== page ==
October 18, 2014

Race between Miami Rep. Joe Garcia and Carlos Curbelo comes down to the wire


The ghost of David Rivera lingers over the fierce race for Florida’s southernmost congressional district.

Engulfed in scandals, he lost the seat two years ago and came in fourth place this year when he tried to win the Republican Party’s nomination again.

But his tainted legacy is never too far from his former opponents.

The man who won this year’s GOP primary, Carlos Curbelo, is campaigning as the anti-Rivera. The man Curbelo wants to defeat, Democratic Rep. Joe Garcia, is seeking reelection without having the vulnerable Rivera to use as target practice.

Garcia’s own 2012 political advertising — hammering Rivera as corrupt — has come back to haunt him.

More here.

October 17, 2014

Rothenberg Political Report switches FL-26 rating to 'Pure Tossup'


Did the race between Miami Democratic Rep. Joe Garcia and Republican challenger Carlos Curbelo get a little tighter?

That's the opinion of the nonpartisan Rothenberg Political Report, which on Friday switched its rating of the contest to "Pure Tossup" from "Pure Tossup/Tilts Democratic."

Curbelo's campaign touted the change in a news release.

Congressional District 26 is one of two competitive races in Florida, and the most competitive in the country among districts where a majority of voters are Hispanic.

Rothenberg switched the rating in the state's other close race -- FL-02 -- to "Pure Tossup" from "Pure Tossup/Tilts Republican," benefiting Democrat Gwen Graham, who is challenging Republican Rep. Steve Southerland in the Panhandle.

Loophole allows Miami congressional candidate Carlos Curbelo to keep firm clients secret


As a member of the Miami-Dade County school board, Carlos Curbelo has voted on education policies and schools contracts for four years. Now, running for a congressional seat, he’s looking to have a say in far more consequential government decisions.

For most of that time, Curbelo has been drawing a six-figure salary to represent government and public-relations clients.

Yet the Republican candidate refuses to disclose who the clients are.

Some of them are political candidates who have hired Curbelo as a campaign strategist or Spanish-language media spokesman. Those clients are publicly known. But the others aren’t, raising questions as to why Curbelo insists on keeping them secret.

“He’s violating the spirit of the rules,” said Adam Rappaport, senior counsel for Citizens for Responsibility and Ethics in Washington, or CREW, a liberal watchdog group. “Technically, he is exploiting a loophole that allows him not to disclose.”

More here.

October 16, 2014

Carlos Curbelo touts more GOP absentee ballot returns so far in Miami congressional race


From a press release (read a broader analysis of absentee ballot returns here):

Memo: Republicans Lead Big in Absentee Ballot Returns

To:         Interested parties 
From:   Carlos Curbelo Congress
Re:         Florida’s 26th CD Absentee Ballot Returns 
Date:     October 16, 2014

The numbers don’t lie (Joe Garcia has that covered). The momentum to turn the page on a corrupt incumbent that is surrounded by a history of scandals and investigations is clear. The numbers below show strong enthusiasm from Republican voters who are ready for new, ethical leadership.  

Absentee Ballot Return Numbers for FL26 as 10/15/14: Republican absentee returns in Congressional District 26 are at 51.4% of the 17,035 cast, and Republican ballots cast led 8,754 – 5,251 over the Democrat returns at 30.8%, with 3,030 Other/No Party votes cast making up 17.8% of the ABS to date.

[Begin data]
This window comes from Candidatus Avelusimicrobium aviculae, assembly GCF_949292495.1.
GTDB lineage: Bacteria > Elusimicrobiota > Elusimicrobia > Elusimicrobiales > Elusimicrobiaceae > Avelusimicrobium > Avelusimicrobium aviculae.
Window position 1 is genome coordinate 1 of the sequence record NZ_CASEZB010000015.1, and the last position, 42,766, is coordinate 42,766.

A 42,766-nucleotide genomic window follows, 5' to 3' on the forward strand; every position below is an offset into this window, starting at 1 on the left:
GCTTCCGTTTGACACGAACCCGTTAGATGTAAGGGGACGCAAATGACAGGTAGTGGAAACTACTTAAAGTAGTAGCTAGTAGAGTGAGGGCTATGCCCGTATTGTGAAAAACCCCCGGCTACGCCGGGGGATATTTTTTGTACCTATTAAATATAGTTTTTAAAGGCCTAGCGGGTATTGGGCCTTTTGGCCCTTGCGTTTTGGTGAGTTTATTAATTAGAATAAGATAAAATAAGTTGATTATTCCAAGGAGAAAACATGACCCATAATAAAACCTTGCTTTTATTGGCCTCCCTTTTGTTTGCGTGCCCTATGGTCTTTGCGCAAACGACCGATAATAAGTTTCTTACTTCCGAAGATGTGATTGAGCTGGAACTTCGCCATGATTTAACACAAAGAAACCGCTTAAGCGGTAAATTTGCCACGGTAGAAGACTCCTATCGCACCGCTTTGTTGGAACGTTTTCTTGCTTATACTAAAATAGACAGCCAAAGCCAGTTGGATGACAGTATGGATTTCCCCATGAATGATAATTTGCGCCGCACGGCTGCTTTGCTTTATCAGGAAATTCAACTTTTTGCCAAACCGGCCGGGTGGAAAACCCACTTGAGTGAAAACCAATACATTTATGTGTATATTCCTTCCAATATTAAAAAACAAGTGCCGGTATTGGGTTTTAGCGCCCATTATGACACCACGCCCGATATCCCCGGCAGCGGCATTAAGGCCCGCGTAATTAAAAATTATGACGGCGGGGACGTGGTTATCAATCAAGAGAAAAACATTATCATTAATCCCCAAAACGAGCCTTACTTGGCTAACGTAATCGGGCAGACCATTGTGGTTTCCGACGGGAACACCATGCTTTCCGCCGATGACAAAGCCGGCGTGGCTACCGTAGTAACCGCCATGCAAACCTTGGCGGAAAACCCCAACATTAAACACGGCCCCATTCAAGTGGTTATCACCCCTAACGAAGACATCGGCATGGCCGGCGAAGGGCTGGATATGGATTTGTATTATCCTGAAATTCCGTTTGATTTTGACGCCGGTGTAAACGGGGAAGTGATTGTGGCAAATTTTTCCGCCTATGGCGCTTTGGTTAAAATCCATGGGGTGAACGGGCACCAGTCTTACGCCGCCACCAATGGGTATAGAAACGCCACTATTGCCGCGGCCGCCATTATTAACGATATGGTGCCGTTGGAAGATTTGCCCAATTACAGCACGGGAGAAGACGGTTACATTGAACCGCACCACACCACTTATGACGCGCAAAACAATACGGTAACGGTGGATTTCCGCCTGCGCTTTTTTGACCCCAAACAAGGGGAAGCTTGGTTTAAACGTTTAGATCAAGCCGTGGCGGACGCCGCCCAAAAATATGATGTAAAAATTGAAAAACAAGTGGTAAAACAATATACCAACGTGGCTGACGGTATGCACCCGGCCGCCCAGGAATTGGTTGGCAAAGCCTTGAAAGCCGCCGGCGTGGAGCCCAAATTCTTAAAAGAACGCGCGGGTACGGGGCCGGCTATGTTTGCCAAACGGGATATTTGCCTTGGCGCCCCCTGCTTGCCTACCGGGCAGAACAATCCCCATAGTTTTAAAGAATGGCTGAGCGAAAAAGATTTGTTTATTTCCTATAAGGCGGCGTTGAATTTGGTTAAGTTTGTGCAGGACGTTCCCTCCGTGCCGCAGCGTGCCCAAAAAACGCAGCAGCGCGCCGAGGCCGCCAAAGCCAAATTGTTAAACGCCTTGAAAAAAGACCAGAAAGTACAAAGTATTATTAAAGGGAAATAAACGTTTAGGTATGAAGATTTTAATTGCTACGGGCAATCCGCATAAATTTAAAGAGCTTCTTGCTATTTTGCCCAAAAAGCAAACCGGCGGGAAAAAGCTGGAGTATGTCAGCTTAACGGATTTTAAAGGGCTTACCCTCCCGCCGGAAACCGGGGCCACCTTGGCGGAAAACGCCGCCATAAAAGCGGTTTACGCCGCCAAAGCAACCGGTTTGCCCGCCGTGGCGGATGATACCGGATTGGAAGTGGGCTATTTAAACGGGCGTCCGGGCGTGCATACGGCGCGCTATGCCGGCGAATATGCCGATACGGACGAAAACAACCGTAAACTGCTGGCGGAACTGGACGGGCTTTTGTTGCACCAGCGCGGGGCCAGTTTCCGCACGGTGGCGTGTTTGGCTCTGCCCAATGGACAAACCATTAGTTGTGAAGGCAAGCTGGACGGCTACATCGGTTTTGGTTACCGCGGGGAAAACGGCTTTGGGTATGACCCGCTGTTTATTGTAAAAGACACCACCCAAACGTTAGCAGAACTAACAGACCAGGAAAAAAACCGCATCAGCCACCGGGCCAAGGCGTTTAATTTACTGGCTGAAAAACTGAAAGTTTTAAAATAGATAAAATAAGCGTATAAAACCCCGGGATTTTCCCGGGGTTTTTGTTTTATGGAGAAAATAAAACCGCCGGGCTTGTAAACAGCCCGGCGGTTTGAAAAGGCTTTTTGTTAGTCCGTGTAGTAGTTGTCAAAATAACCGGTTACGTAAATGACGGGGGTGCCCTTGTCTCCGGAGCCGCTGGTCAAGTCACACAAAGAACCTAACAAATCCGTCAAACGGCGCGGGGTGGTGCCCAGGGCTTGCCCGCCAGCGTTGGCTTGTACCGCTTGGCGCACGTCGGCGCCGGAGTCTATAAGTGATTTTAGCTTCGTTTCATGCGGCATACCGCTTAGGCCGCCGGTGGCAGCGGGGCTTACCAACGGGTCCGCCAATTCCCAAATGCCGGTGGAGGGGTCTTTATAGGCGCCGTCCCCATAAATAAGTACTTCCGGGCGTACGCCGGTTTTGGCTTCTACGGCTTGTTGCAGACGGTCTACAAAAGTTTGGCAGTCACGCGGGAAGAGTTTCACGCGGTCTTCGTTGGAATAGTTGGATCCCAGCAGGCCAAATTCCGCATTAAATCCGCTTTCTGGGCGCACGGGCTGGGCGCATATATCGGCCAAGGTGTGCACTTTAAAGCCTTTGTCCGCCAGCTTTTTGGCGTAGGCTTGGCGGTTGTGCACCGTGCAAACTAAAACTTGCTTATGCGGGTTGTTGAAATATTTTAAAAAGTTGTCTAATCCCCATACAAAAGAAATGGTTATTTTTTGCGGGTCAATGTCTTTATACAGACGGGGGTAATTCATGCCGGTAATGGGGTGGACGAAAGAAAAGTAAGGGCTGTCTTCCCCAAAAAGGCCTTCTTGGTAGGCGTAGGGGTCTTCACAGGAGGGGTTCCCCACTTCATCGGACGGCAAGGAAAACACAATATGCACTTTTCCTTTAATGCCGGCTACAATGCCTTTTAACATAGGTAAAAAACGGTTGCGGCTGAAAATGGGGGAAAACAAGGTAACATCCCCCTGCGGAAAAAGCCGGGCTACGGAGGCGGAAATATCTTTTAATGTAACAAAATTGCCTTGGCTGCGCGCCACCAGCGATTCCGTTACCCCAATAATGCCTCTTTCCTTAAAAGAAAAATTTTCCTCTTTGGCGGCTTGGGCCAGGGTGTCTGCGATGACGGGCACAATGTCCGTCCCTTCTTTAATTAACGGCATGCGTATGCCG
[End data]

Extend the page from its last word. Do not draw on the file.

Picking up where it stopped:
Total: 17,035
Republican: 8,754 
Democrat: 5,251
Other: 3,030  

October 15, 2014

Carlos Curbelo asks GWU to be lenient with students that let in tracker who recorded 'Ponzi scheme' line


Democrats pounced on Carlos Curbelo's remark last month that Social Security and Medicare amount to a "Ponzi scheme." George Washington University pounced on the students who let a Democratic tracker secretly record the comment, delivered to college Republicans.

After learning that the students could face a potential suspension, Curbelo's campaign sent a letter to the university this week requesting leniency.

"While the act may constitute a violation of university policy, we strongly believe that the measures shouldn't disrupt the academic careers of young people who were obviously manipulated by a reckless campaign," wrote Curbelo's campaign manager, Nicole Rapanos.

Curbelo's camp may blame Democratic Rep. Joe Garcia for the incident, but the video, first published by the Miami Herald, originated from national Democrats based in Washington D.C.

The Democratic Congressional Campaign Committee has said the video shows Curbelo as "out of touch" with constituents in Florida's 26th congressional district. PolitiFact Florida has rated the "Ponzi scheme" claim False.

We raised $600K in 3rd quarter, Joe Garcia campaign says


From a press release:

Miami, FL– The Joe Garcia campaign has raised more than $600,000 in the third quarter of 2014, bringing the total raised for the grassroots campaign to re-elect Rep. Garcia to more than $3.4 million for the 2014 cycle.  The campaign is pleased to also report over $1.1 million cash on hand allowing Joe to continue to build momentum and strength for his re-election campaign to put South Florida first.  The strong third quarter numbers are the largest quarterly numbers posted to date by Rep. Garcia and have a median donation of $25 which speaks to the massive grassroots nature of this campaign.    

Continue reading "We raised $600K in 3rd quarter, Joe Garcia campaign says" »

Joe Garcia, Carlos Curbelo and the politics of the Cuban Adjustment Act


Could the law that gives Cubans special immigration privileges survive a political debate to change it?

Miami Republican Carlos Curbelo says yes. The man he's trying to unseat, Democratic U.S. Rep. Joe Garcia, says no.

Any revision attempt would be too risky, Garcia argued at a debate Tuesday night, because it would remind lawmakers that immigrants from other nationalities don't get the same treatment as Cubans, who are allowed to legally remain in the U.S. after being here for one year and one day.